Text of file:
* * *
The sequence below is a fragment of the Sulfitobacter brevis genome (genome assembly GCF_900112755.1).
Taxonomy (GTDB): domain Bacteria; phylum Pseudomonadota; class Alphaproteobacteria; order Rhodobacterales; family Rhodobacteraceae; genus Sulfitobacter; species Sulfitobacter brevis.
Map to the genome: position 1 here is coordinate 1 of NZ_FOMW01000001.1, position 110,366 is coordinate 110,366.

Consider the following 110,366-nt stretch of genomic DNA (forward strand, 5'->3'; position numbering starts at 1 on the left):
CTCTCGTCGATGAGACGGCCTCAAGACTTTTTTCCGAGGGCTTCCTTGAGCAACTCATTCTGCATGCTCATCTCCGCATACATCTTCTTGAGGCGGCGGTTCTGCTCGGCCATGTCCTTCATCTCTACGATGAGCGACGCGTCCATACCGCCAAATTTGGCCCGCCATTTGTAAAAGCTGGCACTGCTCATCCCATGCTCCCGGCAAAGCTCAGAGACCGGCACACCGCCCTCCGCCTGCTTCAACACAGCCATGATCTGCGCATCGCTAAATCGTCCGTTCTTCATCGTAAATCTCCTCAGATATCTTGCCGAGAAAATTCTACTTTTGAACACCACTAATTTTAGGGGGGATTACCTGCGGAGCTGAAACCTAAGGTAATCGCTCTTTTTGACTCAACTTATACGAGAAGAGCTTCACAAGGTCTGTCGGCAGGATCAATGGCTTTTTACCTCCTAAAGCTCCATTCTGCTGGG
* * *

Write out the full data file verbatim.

The sequence below is a fragment of the Sulfitobacter brevis genome (genome assembly GCF_900112755.1).
Taxonomy (GTDB): domain Bacteria; phylum Pseudomonadota; class Alphaproteobacteria; order Rhodobacterales; family Rhodobacteraceae; genus Sulfitobacter; species Sulfitobacter brevis.
Map to the genome: position 1 here is coordinate 1 of NZ_FOMW01000001.1, position 110,366 is coordinate 110,366.

Consider the following 110,366-nt stretch of genomic DNA (forward strand, 5'->3'; position numbering starts at 1 on the left):
CTCTCGTCGATGAGACGGCCTCAAGACTTTTTTCCGAGGGCTTCCTTGAGCAACTCATTCTGCATGCTCATCTCCGCATACATCTTCTTGAGGCGGCGGTTCTGCTCGGCCATGTCCTTCATCTCTACGATGAGCGACGCGTCCATACCGCCAAATTTGGCCCGCCATTTGTAAAAGCTGGCACTGCTCATCCCATGCTCCCGGCAAAGCTCAGAGACCGGCACACCGCCCTCCGCCTGCTTCAACACAGCCATGATCTGCGCATCGCTAAATCGTCCGTTCTTCATCGTAAATCTCCTCAGATATCTTGCCGAGAAAATTCTACTTTTGAACACCACTAATTTTAGGGGGGATTACCTGCGGAGCTGAAACCTAAGGTAATCGCTCTTTTTGACTCAACTTATACGAGAAGAGCTTCACAAGGTCTGTCGGCAGGATCAATGGCTTTTTACCTCCTAAAGCTCCATTCTGCTGGG